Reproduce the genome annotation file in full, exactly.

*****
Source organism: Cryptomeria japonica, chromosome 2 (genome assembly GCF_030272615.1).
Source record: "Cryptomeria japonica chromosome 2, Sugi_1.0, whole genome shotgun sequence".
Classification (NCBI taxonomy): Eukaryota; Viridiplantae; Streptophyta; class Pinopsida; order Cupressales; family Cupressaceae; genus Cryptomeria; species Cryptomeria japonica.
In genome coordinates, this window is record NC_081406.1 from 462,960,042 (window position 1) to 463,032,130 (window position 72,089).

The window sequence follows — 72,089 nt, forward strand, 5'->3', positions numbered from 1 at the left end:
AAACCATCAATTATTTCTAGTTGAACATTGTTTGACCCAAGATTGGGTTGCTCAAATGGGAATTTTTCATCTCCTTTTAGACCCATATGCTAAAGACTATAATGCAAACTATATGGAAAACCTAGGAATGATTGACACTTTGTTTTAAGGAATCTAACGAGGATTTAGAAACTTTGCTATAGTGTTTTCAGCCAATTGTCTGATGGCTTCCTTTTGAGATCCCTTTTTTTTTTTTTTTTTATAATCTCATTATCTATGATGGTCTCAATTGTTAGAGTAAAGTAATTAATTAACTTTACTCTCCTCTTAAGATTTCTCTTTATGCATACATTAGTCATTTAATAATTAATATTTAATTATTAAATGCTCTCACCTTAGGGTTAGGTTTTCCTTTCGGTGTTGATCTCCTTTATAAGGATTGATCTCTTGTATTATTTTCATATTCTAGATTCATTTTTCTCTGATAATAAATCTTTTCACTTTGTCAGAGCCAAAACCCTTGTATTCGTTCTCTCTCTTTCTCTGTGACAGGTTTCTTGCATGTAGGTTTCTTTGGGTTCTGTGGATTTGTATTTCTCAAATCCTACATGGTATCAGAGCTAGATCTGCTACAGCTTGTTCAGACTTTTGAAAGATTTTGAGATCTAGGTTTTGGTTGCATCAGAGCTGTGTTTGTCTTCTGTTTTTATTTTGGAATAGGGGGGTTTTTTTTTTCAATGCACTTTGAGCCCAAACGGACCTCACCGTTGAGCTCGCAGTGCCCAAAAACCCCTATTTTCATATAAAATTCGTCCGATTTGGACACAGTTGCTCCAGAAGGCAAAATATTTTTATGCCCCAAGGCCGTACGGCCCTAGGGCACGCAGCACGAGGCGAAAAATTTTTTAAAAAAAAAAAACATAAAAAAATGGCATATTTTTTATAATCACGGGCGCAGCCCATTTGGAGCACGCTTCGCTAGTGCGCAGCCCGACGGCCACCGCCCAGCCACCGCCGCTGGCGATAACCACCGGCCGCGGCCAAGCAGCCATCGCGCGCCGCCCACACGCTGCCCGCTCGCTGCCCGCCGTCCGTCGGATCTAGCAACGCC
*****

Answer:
Source organism: Cryptomeria japonica, chromosome 2 (genome assembly GCF_030272615.1).
Source record: "Cryptomeria japonica chromosome 2, Sugi_1.0, whole genome shotgun sequence".
Classification (NCBI taxonomy): Eukaryota; Viridiplantae; Streptophyta; class Pinopsida; order Cupressales; family Cupressaceae; genus Cryptomeria; species Cryptomeria japonica.
In genome coordinates, this window is record NC_081406.1 from 462,960,042 (window position 1) to 463,032,130 (window position 72,089).

The window sequence follows — 72,089 nt, forward strand, 5'->3', positions numbered from 1 at the left end:
AAACCATCAATTATTTCTAGTTGAACATTGTTTGACCCAAGATTGGGTTGCTCAAATGGGAATTTTTCATCTCCTTTTAGACCCATATGCTAAAGACTATAATGCAAACTATATGGAAAACCTAGGAATGATTGACACTTTGTTTTAAGGAATCTAACGAGGATTTAGAAACTTTGCTATAGTGTTTTCAGCCAATTGTCTGATGGCTTCCTTTTGAGATCCCTTTTTTTTTTTTTTTTTATAATCTCATTATCTATGATGGTCTCAATTGTTAGAGTAAAGTAATTAATTAACTTTACTCTCCTCTTAAGATTTCTCTTTATGCATACATTAGTCATTTAATAATTAATATTTAATTATTAAATGCTCTCACCTTAGGGTTAGGTTTTCCTTTCGGTGTTGATCTCCTTTATAAGGATTGATCTCTTGTATTATTTTCATATTCTAGATTCATTTTTCTCTGATAATAAATCTTTTCACTTTGTCAGAGCCAAAACCCTTGTATTCGTTCTCTCTCTTTCTCTGTGACAGGTTTCTTGCATGTAGGTTTCTTTGGGTTCTGTGGATTTGTATTTCTCAAATCCTACATGGTATCAGAGCTAGATCTGCTACAGCTTGTTCAGACTTTTGAAAGATTTTGAGATCTAGGTTTTGGTTGCATCAGAGCTGTGTTTGTCTTCTGTTTTTATTTTGGAATAGGGGGGTTTTTTTTTTCAATGCACTTTGAGCCCAAACGGACCTCACCGTTGAGCTCGCAGTGCCCAAAAACCCCTATTTTCATATAAAATTCGTCCGATTTGGACACAGTTGCTCCAGAAGGCAAAATATTTTTATGCCCCAAGGCCGTACGGCCCTAGGGCACGCAGCACGAGGCGAAAAATTTTTTAAAAAAAAAAAACATAAAAAAATGGCATATTTTTTATAATCACGGGCGCAGCCCATTTGGAGCACGCTTCGCTAGTGCGCAGCCCGACGGCCACCGCCCAGCCACCGCCGCTGGCGATAACCACCGGCCGCGGCCAAGCAGCCATCGCGCGCCGCCCACACGCTGCCCGCTCGCTGCCCGCCGTCCGTCGGATCTAGCAACGCC